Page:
013 Conferencing

Today I’m flying to Texas for Squares Conference. Excited because it is full of workshops on stuff that I’ve taught myself (CSS, PHP, WordPress) and stuff I tried but haven’t taken advantage of (Sass, Version control).

Lately I have been trying to go to more conferences. As a web designer, there is no better cure for the impostor syndrome than to hear your developer/design heroes tell you that we all figure it out as we go. All of us. No exceptions.

A big part of running a business means learning about pricing, and scheduling, and planing, and–one of the most overused words of today–hustling. It gets frustrating. I’m a designer. I love designing. I’m not trying to retire at 40 and have a yacht. I’m trying to do this for as long as I can and with the same passion for a pro bono project than for a 100K one.

This past Friday I finally got to see a talk by James White at Generate Conference. The way he talked about his process was amazing. The kind of amazing that stays with you for a while. Same with listening to Draplin, to Jeffrey Zeldman, to Sarah Drasner, to Chris Coyier, to Sarah Parmenter, to Rachel Andrew, to Jen Simmons, the list goes on… people I admire. When they speak, they share their passion for what they do and are not just telling you what your ROI should be.

Last, If you go to a conference and happen to see me, feel free to say hi, I’ll be in the introverts section.

012 The Travel Bug

Quick Note #1: I’m back after a 3 week hiatus! Long story short: A wedding invitation to Thailand, led to a few days in Bangkok, Ao Nang, Singapore and Dubai!

Quick Note#2: I know, I know, there are a million posts out there about traveling and about how it changed lives, but bear with me here, I’m not telling you to leave everything behind and go.. yet.

Travel is fatal to prejudice, bigotry, and narrow-mindedness, and many of our people need it sorely on these accounts. Broad, wholesome, charitable views of men and things cannot be acquired by vegetating in one little corner of the earth all one’s lifetime.
—Mark Twain


The quote above is one of my favorite quotes out there. It is also a bit unfair since traveling almost always involves money, money involves access, and access involves privilege. But I love the idea behind it. The idea of learning what’s out there, and by out there I don’t just mean going to your antipode. I mean reading, learning, realizing that the more we learn we are not only becoming more educated, we are becoming less ignorant.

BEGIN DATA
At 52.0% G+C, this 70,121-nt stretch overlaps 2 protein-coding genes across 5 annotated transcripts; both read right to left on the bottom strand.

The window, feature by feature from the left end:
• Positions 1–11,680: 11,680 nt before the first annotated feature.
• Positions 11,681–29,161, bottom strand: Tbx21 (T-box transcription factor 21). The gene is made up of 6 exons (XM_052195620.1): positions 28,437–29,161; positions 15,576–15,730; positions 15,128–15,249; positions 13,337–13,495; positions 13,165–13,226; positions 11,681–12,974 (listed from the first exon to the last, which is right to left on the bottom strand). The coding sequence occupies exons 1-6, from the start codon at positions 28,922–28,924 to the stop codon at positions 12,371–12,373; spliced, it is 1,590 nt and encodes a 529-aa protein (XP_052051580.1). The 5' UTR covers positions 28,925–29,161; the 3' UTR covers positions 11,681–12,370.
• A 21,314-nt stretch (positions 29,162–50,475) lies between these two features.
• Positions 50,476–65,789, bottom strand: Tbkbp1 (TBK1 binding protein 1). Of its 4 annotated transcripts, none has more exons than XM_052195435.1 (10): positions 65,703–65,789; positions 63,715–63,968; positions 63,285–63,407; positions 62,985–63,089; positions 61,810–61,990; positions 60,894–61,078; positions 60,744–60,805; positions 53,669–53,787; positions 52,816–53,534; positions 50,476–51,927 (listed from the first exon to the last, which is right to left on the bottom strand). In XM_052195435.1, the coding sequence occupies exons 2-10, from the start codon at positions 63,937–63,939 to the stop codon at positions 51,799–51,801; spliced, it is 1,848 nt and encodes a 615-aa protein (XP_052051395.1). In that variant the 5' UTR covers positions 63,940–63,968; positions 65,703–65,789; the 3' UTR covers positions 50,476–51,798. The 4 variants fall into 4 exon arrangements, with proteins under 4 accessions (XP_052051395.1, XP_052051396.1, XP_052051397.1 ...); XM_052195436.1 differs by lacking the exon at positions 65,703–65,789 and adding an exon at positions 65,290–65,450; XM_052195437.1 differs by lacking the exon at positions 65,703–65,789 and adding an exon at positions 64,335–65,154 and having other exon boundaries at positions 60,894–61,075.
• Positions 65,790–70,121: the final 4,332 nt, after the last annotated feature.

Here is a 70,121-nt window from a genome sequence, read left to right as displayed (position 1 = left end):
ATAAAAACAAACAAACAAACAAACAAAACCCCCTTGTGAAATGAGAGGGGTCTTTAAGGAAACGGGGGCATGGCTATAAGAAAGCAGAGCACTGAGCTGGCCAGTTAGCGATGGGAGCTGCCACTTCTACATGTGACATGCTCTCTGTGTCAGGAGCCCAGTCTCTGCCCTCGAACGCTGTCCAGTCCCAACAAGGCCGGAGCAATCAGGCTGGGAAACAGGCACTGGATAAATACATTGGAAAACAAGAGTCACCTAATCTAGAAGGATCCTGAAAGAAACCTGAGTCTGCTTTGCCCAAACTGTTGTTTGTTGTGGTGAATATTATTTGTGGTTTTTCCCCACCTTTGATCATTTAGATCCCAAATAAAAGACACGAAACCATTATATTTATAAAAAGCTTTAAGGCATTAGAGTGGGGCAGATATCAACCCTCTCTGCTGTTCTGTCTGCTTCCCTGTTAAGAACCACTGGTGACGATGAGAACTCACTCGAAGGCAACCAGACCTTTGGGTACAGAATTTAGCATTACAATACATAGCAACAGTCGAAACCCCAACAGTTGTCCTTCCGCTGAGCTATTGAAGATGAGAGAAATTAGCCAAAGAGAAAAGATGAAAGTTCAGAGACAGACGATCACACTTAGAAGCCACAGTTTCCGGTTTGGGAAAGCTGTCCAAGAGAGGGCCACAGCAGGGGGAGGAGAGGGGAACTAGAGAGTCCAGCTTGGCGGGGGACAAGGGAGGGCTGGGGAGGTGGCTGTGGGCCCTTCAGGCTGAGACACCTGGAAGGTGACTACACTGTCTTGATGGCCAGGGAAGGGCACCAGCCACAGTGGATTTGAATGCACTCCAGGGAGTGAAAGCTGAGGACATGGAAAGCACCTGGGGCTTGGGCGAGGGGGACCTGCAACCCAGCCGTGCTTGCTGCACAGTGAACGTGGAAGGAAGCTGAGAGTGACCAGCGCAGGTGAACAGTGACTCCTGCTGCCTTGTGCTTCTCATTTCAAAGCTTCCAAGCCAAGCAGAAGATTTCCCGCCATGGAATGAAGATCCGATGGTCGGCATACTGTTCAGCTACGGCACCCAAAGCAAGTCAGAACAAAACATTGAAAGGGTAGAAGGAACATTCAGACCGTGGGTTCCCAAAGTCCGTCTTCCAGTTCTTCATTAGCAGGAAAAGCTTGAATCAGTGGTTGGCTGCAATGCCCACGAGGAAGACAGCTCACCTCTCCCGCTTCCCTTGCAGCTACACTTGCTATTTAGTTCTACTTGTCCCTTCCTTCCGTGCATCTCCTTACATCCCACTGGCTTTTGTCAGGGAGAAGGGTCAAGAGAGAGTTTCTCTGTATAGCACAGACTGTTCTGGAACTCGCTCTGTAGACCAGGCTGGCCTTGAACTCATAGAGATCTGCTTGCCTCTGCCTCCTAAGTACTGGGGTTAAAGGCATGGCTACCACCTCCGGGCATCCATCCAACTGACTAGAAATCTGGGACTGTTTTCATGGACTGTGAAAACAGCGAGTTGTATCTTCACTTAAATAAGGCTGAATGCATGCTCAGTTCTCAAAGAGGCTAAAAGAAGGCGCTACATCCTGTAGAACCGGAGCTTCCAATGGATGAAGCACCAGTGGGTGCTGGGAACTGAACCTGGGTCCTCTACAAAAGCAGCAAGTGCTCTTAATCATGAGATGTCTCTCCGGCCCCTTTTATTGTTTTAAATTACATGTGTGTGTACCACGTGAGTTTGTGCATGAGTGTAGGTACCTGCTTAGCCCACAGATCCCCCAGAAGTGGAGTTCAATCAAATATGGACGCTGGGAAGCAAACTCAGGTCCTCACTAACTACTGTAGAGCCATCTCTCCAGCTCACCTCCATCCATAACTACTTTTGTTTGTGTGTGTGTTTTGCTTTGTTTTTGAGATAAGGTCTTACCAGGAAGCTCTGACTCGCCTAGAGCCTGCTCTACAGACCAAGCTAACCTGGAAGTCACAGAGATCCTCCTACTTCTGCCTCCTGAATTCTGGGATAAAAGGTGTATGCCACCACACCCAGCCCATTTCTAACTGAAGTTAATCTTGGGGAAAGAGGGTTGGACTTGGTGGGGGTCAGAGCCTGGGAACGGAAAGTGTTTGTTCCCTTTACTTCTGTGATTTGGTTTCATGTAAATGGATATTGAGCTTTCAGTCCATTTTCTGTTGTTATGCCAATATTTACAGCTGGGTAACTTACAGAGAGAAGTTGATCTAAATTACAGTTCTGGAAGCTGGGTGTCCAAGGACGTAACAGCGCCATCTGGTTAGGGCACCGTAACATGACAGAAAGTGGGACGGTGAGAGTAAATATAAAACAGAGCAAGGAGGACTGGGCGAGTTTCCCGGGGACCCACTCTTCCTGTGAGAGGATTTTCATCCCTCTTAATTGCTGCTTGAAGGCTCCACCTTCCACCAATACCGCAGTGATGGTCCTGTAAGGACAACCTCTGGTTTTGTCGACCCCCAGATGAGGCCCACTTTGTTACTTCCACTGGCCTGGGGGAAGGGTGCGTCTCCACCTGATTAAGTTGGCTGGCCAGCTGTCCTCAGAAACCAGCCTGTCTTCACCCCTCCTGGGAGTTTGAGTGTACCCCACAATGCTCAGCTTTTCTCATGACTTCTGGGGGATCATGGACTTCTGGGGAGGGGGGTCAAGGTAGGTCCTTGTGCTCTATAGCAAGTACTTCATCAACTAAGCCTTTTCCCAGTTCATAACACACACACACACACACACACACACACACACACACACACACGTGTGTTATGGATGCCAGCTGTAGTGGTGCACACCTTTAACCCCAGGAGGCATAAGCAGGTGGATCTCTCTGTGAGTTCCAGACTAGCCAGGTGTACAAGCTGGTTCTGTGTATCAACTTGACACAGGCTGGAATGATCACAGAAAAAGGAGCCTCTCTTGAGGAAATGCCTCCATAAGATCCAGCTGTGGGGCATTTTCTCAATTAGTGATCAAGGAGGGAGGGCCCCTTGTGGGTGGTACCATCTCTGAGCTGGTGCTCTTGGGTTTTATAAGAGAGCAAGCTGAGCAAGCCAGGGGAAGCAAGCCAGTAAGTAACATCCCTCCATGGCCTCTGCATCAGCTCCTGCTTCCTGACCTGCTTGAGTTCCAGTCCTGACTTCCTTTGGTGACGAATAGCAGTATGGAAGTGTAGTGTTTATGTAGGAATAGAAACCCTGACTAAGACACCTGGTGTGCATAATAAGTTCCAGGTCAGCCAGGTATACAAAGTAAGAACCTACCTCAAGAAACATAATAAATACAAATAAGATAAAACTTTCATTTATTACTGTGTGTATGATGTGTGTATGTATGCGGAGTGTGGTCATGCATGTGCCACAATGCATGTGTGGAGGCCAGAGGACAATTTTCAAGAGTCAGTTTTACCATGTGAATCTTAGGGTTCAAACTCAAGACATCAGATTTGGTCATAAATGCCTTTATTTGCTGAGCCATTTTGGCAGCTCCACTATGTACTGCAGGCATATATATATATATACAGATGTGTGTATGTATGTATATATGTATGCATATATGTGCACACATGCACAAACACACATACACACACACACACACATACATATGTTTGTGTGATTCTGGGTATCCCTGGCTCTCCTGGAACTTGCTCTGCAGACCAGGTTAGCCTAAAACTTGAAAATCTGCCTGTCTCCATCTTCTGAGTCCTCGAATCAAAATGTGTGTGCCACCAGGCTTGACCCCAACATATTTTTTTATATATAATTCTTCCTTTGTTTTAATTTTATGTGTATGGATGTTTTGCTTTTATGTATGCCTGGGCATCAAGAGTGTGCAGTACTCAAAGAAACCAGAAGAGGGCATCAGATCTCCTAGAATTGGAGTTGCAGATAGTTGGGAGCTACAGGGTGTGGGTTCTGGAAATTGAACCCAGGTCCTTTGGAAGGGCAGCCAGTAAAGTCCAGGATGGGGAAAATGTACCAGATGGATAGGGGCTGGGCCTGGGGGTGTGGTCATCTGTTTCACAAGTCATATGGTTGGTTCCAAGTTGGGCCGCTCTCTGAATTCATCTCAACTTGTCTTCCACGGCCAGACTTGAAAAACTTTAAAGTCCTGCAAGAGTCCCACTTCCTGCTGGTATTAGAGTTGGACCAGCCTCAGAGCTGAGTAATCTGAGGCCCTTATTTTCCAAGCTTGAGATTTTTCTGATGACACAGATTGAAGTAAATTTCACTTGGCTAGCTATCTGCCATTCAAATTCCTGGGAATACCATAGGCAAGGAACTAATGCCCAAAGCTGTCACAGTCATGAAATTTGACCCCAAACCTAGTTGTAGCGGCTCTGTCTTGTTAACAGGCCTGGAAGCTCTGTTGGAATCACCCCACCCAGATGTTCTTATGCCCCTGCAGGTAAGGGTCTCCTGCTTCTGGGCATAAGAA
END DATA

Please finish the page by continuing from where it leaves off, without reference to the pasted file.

Up to the age of 24 I had travelled to 2 countries. Then I went to South Africa on a sponsored trip by CUNY/CCNY and the awesome Zak Ivkovic. A few trips here and there as I started getting more money from my Room Service job and I caught the travel bug.

I caught it bad.

To the point where in the past 3 years, Bet and I have travelled for 180+ days, to almost 30 countries, and have gone all the way from a World Cup Game at Maracaná to a Champions League final in Berlin. From eating elk hot dogs in Helsinki to eating pizza in Napoli. From the castle at Sazlburg to the castle at Sintra.

(Here’s the part where I humblebrag).

The best part of the travel bug is how ignorant it makes me feel.

New York (voted by me as the best city in the world 17 years in a row) is awesome, but even living here where you are free of ignoring institutions telling people who to love, or what skin color shall rule them all, or at what time should the subway close, we end up getting caught in that bubble we create of the familiar, of the safe, of “the way things should be”.

My Dad (also voted by me as the best dad in the world 33 years in a row), just visited the Louvre last year. For the first time in his life. At 65. I have been there 3 times and he knew more about the layout, about the pieces, about the history than me. Wherever we went in our trip he knew a lot more without ever setting foot there. He grew up not affording to take a plane so he read, and he read, and he read. And that is the reason many people admire him.

So there.
Get out there! or don’t! But read, learn, catch that bug of the unknown.